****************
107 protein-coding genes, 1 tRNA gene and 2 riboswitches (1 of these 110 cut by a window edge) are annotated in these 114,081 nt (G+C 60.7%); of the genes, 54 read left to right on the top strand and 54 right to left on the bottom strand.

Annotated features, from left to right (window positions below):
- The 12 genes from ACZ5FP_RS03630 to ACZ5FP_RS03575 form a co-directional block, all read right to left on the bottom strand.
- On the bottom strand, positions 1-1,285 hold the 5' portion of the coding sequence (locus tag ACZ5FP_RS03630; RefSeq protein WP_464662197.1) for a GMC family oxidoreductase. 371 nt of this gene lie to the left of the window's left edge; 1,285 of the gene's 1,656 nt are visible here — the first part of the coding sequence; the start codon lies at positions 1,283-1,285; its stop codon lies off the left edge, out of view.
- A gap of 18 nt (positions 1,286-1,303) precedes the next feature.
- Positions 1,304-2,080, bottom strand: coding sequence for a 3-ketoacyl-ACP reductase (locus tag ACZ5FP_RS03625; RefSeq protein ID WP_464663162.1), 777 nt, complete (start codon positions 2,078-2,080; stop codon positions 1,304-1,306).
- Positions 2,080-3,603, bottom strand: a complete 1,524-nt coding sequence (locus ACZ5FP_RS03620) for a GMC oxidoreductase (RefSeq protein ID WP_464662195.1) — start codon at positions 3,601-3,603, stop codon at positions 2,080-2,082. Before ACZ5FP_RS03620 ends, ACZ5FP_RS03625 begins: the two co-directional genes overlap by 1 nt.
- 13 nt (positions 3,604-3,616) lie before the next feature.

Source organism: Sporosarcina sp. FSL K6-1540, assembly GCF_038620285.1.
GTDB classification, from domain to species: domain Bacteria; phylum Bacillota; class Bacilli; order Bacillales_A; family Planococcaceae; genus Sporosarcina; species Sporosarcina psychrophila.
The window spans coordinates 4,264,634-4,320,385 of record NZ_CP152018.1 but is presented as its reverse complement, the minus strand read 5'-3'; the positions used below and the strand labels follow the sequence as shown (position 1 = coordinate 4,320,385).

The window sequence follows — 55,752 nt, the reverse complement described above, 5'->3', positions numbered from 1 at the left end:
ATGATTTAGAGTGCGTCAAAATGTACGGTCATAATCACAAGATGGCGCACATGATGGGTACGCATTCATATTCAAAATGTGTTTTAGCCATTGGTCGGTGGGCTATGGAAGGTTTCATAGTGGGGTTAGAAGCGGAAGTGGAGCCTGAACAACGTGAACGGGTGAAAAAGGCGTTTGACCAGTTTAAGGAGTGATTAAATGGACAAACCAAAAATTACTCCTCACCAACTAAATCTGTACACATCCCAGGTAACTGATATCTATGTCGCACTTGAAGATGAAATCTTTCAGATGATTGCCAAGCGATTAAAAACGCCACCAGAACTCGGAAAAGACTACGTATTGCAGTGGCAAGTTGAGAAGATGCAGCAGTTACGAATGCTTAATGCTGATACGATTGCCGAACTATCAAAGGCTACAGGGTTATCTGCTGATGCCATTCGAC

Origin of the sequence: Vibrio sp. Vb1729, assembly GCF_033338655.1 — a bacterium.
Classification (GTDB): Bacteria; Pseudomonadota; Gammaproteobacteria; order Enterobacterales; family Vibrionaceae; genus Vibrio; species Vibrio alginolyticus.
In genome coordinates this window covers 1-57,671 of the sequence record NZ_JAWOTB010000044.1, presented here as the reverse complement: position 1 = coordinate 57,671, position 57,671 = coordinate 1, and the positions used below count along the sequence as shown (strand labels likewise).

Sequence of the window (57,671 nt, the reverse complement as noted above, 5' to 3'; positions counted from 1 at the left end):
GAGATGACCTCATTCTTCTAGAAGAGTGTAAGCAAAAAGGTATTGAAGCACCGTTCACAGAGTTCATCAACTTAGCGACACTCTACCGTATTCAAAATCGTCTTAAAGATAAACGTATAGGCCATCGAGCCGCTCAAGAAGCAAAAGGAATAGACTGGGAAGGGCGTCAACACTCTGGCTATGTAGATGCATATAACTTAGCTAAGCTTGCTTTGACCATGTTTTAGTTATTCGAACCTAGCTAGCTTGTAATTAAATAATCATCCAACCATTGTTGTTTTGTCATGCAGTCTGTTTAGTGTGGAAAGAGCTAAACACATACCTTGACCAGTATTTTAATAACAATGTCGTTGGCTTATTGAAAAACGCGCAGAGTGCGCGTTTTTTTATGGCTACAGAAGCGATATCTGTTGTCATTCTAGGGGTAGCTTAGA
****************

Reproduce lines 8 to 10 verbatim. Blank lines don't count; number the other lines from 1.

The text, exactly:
- 13 nt (positions 3,604-3,616) lie before the next feature.

Source organism: Sporosarcina sp. FSL K6-1540, assembly GCF_038620285.1.
GTDB classification, from domain to species: domain Bacteria; phylum Bacillota; class Bacilli; order Bacillales_A; family Planococcaceae; genus Sporosarcina; species Sporosarcina psychrophila.